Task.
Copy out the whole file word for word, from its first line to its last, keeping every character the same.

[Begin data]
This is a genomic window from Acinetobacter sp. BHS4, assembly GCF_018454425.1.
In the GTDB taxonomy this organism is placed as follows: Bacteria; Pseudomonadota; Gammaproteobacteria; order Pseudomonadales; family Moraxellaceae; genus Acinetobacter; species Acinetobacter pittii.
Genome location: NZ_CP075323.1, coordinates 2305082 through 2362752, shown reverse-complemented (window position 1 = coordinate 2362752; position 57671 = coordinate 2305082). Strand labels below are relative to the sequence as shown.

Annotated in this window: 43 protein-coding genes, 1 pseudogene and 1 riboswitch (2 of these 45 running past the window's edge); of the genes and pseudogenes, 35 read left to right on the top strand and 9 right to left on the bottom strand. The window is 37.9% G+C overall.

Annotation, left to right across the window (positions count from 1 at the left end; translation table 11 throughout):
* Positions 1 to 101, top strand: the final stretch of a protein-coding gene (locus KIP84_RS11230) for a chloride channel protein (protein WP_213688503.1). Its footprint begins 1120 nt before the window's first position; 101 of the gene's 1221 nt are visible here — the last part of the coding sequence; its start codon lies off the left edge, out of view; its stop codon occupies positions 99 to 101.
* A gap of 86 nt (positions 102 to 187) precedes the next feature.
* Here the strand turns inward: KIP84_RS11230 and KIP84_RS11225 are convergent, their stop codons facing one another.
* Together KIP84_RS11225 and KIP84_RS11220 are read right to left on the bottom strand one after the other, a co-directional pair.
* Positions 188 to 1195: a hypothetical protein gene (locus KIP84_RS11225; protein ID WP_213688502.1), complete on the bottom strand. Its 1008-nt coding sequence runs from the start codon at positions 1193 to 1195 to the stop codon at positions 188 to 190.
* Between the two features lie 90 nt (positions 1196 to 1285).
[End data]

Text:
This is a genomic window from Acinetobacter sp. BHS4, assembly GCF_018454425.1.
In the GTDB taxonomy this organism is placed as follows: Bacteria; Pseudomonadota; Gammaproteobacteria; order Pseudomonadales; family Moraxellaceae; genus Acinetobacter; species Acinetobacter pittii.
Genome location: NZ_CP075323.1, coordinates 2305082 through 2362752, shown reverse-complemented (window position 1 = coordinate 2362752; position 57671 = coordinate 2305082). Strand labels below are relative to the sequence as shown.

Annotated in this window: 43 protein-coding genes, 1 pseudogene and 1 riboswitch (2 of these 45 running past the window's edge); of the genes and pseudogenes, 35 read left to right on the top strand and 9 right to left on the bottom strand. The window is 37.9% G+C overall.

Annotation, left to right across the window (positions count from 1 at the left end; translation table 11 throughout):
* Positions 1 to 101, top strand: the final stretch of a protein-coding gene (locus KIP84_RS11230) for a chloride channel protein (protein WP_213688503.1). Its footprint begins 1120 nt before the window's first position; 101 of the gene's 1221 nt are visible here — the last part of the coding sequence; its start codon lies off the left edge, out of view; its stop codon occupies positions 99 to 101.
* A gap of 86 nt (positions 102 to 187) precedes the next feature.
* Here the strand turns inward: KIP84_RS11230 and KIP84_RS11225 are convergent, their stop codons facing one another.
* Together KIP84_RS11225 and KIP84_RS11220 are read right to left on the bottom strand one after the other, a co-directional pair.
* Positions 188 to 1195: a hypothetical protein gene (locus KIP84_RS11225; protein ID WP_213688502.1), complete on the bottom strand. Its 1008-nt coding sequence runs from the start codon at positions 1193 to 1195 to the stop codon at positions 188 to 190.
* Between the two features lie 90 nt (positions 1196 to 1285).